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55. After two severe actions, in which the Generals Lin. coln and Arnold behaved with uncommon gallantry, and were woundcd, General Burgoyne found himself enclosed with brave troops, and was forced to surrender his whole army, amount. ing to ten thousand men, into the hands of the Americans. Tliis happened in October.

56. This event diffused a universal joy over America, and laid a foundation for a treaty with France.

57. But before these transactions, the main body of the British forces bad embarked at New-York, sailed up the Ches. apeak, and landed at the head of Elk river. The army soon began their march for Philadelphia. General Washington had determined to oppose them, and for this purpose made a stand upon the heights near Brandywine Creek.

58. Here the armies engaged, and the Americans were overpowered, and suffered great loss. The enemy soon pursued their march, and took possession of Philadelphia towards the close of Septeniber.

59. Not long after, the two armies were again engaged at Germantown, and in the beginning of the action the AmeriGans had the advantage; but by some unlucky accident, the fortune of the day was turned in favor of the British. Both sides suffered considerable losses ; on the side of the Americans, was General Nash,

60. In an attack upon the forts at Mud Island and Red Bank, the Hessians were unsuccessful, and their commander, Colonel Donop, killed. The British also lost the Augusta, a ship of the line. But the forts were afterwards taken, and the navigation of the Delaware opened, General Washington was reinforced, with part of the troops which had composed the northern army, under general Gates; and both armies retired to winter quarters.

61. In October, the same month in which general BurFoyne was taken at Saratoga, general Vaughan, with a small Reet, sailed up Hudson's river, and wantonly burnt Kingston, a beautiful Dutch settlement, on the west side of the river.

62. The beginning of the next year (1778) was distinguished by a treaty of alliance between France and America; by which we obtained a powerful and generous ally.

63. When the English ministry were informed that this treaty was on foot, they dispatched commissioners to America te attempt a reconciliatien. But America would not now ac

it their offers. Early in the spring, Count d'Estaing, with a

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fleet of fifteen sail of the line, was sent by the court of France to assist America.'

64. General Howe left the army and returned to England; the command then devolved upon Sir Henry Clinton. ' in 31.1., the British army left Philadelphia, and marched for New-virh.

265. On their march they were annoyed by the Americans ; and at Monmouth a very regular action took place between part of the armies; the enemy was repulsed with great loss; and had General Lee obeyed his orders, a signal victory must have been obtained. General Lee, for his ill conduct that day, was suspended, and was never afterwards perinitted to join the army.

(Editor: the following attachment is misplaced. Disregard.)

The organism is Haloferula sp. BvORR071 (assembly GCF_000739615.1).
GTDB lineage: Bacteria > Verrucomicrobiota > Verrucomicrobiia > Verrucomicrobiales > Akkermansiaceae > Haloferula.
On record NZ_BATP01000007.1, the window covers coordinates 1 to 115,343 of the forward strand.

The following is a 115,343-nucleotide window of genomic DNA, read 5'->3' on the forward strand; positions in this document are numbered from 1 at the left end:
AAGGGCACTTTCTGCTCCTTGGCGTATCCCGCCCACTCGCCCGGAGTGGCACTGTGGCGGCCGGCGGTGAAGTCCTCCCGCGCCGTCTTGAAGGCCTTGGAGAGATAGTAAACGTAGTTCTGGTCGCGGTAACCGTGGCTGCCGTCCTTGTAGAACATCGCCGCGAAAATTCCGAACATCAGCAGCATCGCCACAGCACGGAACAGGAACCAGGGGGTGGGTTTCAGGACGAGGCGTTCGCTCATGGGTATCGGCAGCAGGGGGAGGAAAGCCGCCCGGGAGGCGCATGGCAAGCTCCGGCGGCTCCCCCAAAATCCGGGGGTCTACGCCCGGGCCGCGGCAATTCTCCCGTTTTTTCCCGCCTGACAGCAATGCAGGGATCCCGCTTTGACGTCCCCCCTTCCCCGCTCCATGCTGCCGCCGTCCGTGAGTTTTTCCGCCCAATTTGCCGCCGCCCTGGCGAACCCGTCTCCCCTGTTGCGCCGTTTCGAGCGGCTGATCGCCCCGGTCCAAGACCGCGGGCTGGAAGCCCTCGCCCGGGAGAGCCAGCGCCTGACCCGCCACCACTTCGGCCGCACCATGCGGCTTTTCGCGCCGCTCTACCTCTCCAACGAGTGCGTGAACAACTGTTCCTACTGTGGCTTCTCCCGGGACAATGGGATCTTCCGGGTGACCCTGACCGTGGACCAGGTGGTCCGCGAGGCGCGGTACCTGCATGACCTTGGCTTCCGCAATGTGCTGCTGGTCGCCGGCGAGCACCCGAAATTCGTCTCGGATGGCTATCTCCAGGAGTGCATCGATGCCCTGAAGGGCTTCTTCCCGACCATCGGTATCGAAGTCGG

66. In August, General Sullivan, with a large body of troops attempted to take possession of Rhode Island, but did not suc. ceed. Soon after, the stores and shipping at-Berfurt, in Massachusetts, were burnt by a party of British troops. The same year, Savannah, the capital of Georgia, was taken by the British, under the command of Colonel Campbell. 67. In the following year (1779) General

incoln was a')pointed to the cominand of the southern arıny:

: 68. Governor Tryon and Sir George Collier inade an incur. sion into Connecticut, and burnt, with wanton barbarity, the towns of Fairfield and Norwalk.

69. But the American arms were crowned with success in a bold attack upon Stoney-Point, which was surprised and taken by General Wayne, in the night of the 15th of July. Five hundred men were made prisoners, with a small loss on either side.

70. A party of British forces attempted this summer to buik! a fort on Penobscot river, for the purpose of cutting timber in the neighboring forests. A plan was laid by Massachusetts to dislodge thein, and a considerable fleet collected for that purpose. But the plan failed of success, and the whole marine force fell into the hands of the Britisl, except some vessels, which were burnt by the Americans themselves,

71. In October, General Lincoln and Count d'Estaing made an assaull upon Savannah; but they were repulsed with considerable. loss. In this action, the celebrated Polish count, Pulaski, who had acquired the reputation of a brave soldier, was mortally wounded.

72. In this summer, General Sullivan marched with a bociy of troops into the Indian country, and burnt and destroyed a! their provisions and settlements that fell in their way.

73. On the opening of the campaign the next year (1780) the British troops left Rhode Island. An expedition under General Clinton and Lord Cornwallis, was undertaken against Charleston, South-Carolina, where General Lincoln commande d. This town, after a close siege of about six weeks, was Surrendered to the British commander; and General Lincoln, and the whole American garrison, were made prisoners.

74. General Gates was appointed to the command in the southern department, and another army collected. In August, Lord Cornwallis attacked the American troops at Camden, in South Carolina, and routed them with considerable loss. He afterwards marched through the southern states, and supposed them entirely subdued.

75. The same summer, the British troops made frequent incursions from New York into the Jerseys; ravaging and plundering the country. In one of these descents, the Rer. Mr. Caldwell, a respectable clergyman and warm patriot, and his lady, were inhumanly murdered by the savage soldiery.